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Neuroscience. 2012 Oct 11;222:316-25. doi: 10.1016/j.neuroscience.2012.06.038. Epub 2012 Jun 23.

Updating memories: changing the involvement of the prelimbic cortex in the expression of an infant fear memory.

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1
School of Psychology, The University of New South Wales, Sydney, NSW, Australia. ssli@psy.unsw.edu.au

Abstract

Recent work has found that infant rats (postnatal day (P) 18) do not require the prelimbic cortex (PL) to express learned fear, whereas older animals (adults and juveniles) do. In other words, there is a switch from a PL-independent fear expression system during infancy to a PL-dependent system later in life. The present study investigated whether the PL would be involved in fear expression in rats trained at P17 but tested at P23 (that is, as juveniles). The first two experiments showed that PL involvement in fear expression was determined by the age of the animal at the time of training rather than the animal's age at the time of test. More specifically, experiment 1 showed that expression of learned fear (measured by freezing, and elicited by a white noise previously paired with a shock) was PL-independent for memories that were acquired when the rat was P17 but then tested at P23. In experiment 2, rats trained at P23, when the PL is functionally mature, still required the PL to express fear when tested at P37. In the last experiment, using two different reactivation procedures, we showed that it is possible to update an infant memory and switch it from being PL-independent to being PL-dependent. Combined, these results have important implications for our understanding of the neural circuitry underlying fear expression across development and show that, at least in some cases, expression of fear responses learned early in life remain PL-independent even as the animal matures.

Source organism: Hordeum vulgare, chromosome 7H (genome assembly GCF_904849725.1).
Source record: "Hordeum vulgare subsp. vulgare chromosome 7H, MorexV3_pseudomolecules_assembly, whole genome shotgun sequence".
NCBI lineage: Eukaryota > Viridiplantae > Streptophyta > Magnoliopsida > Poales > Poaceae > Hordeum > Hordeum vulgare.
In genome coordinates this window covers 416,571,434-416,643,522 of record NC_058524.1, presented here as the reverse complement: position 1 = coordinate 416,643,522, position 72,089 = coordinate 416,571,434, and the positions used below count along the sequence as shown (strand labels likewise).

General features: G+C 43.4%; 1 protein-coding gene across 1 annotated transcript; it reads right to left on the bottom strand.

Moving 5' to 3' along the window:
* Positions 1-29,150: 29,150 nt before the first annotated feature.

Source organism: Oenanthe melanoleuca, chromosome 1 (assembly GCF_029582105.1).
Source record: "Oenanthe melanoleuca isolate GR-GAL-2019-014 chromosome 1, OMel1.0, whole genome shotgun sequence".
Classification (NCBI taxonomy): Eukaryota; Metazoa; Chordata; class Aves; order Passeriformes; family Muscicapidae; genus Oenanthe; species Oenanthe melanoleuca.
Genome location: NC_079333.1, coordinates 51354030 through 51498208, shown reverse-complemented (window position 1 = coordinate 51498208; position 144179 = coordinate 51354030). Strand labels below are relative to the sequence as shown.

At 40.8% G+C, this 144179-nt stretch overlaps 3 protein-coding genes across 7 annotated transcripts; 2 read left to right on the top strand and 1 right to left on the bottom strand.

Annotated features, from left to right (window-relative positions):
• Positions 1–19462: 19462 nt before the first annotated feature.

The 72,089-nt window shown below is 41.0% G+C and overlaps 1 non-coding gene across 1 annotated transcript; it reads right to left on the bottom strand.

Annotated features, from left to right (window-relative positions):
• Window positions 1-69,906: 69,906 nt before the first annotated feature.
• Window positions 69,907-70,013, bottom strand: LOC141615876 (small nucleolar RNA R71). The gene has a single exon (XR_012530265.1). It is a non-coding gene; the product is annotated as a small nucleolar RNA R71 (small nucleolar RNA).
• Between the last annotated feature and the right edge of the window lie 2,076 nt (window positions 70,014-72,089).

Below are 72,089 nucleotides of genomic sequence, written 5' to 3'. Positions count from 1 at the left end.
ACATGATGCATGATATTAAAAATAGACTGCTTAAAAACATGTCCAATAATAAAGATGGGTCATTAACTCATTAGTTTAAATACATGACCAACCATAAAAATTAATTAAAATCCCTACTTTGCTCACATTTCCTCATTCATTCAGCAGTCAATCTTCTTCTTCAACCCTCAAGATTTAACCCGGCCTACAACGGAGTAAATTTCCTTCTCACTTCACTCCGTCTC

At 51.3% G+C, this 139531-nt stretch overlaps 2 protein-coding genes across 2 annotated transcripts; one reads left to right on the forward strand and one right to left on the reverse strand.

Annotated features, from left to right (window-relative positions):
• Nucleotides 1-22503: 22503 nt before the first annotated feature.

[Indexed for MEDLINE]

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